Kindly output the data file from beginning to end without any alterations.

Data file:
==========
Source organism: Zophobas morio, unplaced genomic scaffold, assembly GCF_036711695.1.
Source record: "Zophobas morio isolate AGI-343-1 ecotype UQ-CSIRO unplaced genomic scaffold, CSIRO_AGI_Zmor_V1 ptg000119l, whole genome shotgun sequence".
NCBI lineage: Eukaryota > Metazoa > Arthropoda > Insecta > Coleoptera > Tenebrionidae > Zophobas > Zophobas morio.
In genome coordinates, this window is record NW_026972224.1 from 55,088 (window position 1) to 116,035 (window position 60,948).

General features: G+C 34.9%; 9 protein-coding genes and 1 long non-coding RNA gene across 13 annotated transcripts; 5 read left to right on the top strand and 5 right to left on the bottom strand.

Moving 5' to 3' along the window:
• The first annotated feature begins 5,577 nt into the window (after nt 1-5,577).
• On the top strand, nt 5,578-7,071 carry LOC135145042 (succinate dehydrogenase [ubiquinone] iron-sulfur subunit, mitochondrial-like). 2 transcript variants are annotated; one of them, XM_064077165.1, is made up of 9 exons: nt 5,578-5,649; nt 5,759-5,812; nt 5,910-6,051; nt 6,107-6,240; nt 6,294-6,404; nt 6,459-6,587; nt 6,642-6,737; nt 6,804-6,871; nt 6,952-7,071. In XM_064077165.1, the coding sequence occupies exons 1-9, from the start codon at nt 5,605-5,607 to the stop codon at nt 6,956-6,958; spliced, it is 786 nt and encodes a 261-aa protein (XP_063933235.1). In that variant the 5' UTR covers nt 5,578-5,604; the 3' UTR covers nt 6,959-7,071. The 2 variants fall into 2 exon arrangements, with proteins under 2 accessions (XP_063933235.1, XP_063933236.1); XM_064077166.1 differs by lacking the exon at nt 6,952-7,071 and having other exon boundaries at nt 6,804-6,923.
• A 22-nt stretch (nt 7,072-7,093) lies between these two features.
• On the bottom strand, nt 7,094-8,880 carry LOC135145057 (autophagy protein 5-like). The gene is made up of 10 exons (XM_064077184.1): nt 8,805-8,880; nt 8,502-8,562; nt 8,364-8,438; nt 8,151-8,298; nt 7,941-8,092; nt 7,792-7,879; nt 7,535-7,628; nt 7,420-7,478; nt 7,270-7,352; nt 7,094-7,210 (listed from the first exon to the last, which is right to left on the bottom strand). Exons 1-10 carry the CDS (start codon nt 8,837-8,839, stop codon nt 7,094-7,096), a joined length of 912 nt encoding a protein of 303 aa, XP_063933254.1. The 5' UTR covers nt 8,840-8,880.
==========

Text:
Source organism: Zophobas morio, unplaced genomic scaffold, assembly GCF_036711695.1.
Source record: "Zophobas morio isolate AGI-343-1 ecotype UQ-CSIRO unplaced genomic scaffold, CSIRO_AGI_Zmor_V1 ptg000119l, whole genome shotgun sequence".
NCBI lineage: Eukaryota > Metazoa > Arthropoda > Insecta > Coleoptera > Tenebrionidae > Zophobas > Zophobas morio.
In genome coordinates, this window is record NW_026972224.1 from 55,088 (window position 1) to 116,035 (window position 60,948).

General features: G+C 34.9%; 9 protein-coding genes and 1 long non-coding RNA gene across 13 annotated transcripts; 5 read left to right on the top strand and 5 right to left on the bottom strand.

Moving 5' to 3' along the window:
• The first annotated feature begins 5,577 nt into the window (after nt 1-5,577).
• On the top strand, nt 5,578-7,071 carry LOC135145042 (succinate dehydrogenase [ubiquinone] iron-sulfur subunit, mitochondrial-like). 2 transcript variants are annotated; one of them, XM_064077165.1, is made up of 9 exons: nt 5,578-5,649; nt 5,759-5,812; nt 5,910-6,051; nt 6,107-6,240; nt 6,294-6,404; nt 6,459-6,587; nt 6,642-6,737; nt 6,804-6,871; nt 6,952-7,071. In XM_064077165.1, the coding sequence occupies exons 1-9, from the start codon at nt 5,605-5,607 to the stop codon at nt 6,956-6,958; spliced, it is 786 nt and encodes a 261-aa protein (XP_063933235.1). In that variant the 5' UTR covers nt 5,578-5,604; the 3' UTR covers nt 6,959-7,071. The 2 variants fall into 2 exon arrangements, with proteins under 2 accessions (XP_063933235.1, XP_063933236.1); XM_064077166.1 differs by lacking the exon at nt 6,952-7,071 and having other exon boundaries at nt 6,804-6,923.
• A 22-nt stretch (nt 7,072-7,093) lies between these two features.
• On the bottom strand, nt 7,094-8,880 carry LOC135145057 (autophagy protein 5-like). The gene is made up of 10 exons (XM_064077184.1): nt 8,805-8,880; nt 8,502-8,562; nt 8,364-8,438; nt 8,151-8,298; nt 7,941-8,092; nt 7,792-7,879; nt 7,535-7,628; nt 7,420-7,478; nt 7,270-7,352; nt 7,094-7,210 (listed from the first exon to the last, which is right to left on the bottom strand). Exons 1-10 carry the CDS (start codon nt 8,837-8,839, stop codon nt 7,094-7,096), a joined length of 912 nt encoding a protein of 303 aa, XP_063933254.1. The 5' UTR covers nt 8,840-8,880.